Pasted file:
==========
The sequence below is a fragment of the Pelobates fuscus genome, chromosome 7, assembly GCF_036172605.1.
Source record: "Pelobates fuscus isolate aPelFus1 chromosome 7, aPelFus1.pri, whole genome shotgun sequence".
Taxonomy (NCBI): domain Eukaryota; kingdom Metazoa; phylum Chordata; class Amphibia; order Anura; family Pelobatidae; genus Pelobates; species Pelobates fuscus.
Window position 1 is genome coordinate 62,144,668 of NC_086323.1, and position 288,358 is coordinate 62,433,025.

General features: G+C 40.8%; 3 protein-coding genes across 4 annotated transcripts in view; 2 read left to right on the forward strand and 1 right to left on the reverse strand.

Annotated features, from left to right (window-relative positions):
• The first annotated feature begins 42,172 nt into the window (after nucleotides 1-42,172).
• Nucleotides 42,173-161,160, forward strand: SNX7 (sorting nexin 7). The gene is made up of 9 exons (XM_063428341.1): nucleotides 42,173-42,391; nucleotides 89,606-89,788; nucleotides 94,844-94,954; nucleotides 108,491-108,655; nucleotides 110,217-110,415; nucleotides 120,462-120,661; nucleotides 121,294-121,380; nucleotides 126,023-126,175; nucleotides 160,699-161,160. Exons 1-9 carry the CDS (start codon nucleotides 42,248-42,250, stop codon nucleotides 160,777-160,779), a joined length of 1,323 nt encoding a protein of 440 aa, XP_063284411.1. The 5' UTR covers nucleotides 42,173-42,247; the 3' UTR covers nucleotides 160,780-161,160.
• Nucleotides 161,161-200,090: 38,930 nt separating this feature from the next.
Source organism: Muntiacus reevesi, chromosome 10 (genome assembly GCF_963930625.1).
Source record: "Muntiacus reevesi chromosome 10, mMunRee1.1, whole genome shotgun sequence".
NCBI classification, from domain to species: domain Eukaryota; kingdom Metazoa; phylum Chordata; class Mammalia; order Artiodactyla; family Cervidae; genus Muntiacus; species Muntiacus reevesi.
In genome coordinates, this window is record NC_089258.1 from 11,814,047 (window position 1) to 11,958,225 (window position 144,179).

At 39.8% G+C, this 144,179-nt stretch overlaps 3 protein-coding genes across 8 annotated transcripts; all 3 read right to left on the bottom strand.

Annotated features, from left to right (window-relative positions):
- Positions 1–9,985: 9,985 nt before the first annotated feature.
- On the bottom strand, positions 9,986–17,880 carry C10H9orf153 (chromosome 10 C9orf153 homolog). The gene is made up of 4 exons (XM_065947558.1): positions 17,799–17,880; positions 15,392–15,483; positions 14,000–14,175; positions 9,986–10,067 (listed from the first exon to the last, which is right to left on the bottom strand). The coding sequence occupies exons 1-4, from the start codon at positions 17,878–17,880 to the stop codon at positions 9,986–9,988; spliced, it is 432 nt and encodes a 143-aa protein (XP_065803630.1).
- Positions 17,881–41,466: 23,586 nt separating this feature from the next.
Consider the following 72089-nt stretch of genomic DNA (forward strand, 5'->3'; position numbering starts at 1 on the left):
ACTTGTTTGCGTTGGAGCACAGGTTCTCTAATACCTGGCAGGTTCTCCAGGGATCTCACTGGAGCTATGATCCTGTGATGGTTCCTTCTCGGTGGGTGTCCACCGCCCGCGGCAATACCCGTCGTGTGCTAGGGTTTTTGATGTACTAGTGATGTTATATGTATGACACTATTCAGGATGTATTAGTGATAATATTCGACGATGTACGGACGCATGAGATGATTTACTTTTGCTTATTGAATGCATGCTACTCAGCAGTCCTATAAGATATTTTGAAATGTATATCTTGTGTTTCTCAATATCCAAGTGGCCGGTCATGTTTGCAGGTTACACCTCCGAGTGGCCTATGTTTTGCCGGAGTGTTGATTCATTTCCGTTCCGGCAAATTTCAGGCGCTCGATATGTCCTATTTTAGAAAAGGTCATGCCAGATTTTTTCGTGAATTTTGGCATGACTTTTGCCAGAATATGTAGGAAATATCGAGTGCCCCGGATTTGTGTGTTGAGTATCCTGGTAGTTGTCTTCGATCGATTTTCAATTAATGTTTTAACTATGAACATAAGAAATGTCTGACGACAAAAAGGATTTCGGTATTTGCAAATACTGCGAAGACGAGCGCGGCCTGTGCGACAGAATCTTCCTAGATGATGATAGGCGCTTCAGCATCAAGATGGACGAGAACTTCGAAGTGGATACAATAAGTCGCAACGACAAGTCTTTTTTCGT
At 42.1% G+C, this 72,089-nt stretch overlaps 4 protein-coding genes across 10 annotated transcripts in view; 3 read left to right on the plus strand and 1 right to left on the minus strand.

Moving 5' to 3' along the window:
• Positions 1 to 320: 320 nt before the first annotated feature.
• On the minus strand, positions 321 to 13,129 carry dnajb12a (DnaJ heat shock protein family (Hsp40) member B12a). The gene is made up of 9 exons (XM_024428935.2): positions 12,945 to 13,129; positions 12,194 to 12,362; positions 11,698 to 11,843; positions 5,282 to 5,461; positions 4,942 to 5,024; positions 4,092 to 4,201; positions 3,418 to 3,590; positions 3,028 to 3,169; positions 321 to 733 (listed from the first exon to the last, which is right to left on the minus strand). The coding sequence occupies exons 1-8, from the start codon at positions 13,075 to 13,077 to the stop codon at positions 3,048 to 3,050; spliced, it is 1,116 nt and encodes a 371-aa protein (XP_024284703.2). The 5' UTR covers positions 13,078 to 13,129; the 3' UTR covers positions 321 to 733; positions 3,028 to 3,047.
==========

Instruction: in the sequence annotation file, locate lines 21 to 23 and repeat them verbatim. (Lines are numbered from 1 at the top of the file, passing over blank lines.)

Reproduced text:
At 42.1% G+C, this 72,089-nt stretch overlaps 4 protein-coding genes across 10 annotated transcripts in view; 3 read left to right on the plus strand and 1 right to left on the minus strand.

Moving 5' to 3' along the window:
• Positions 1 to 320: 320 nt before the first annotated feature.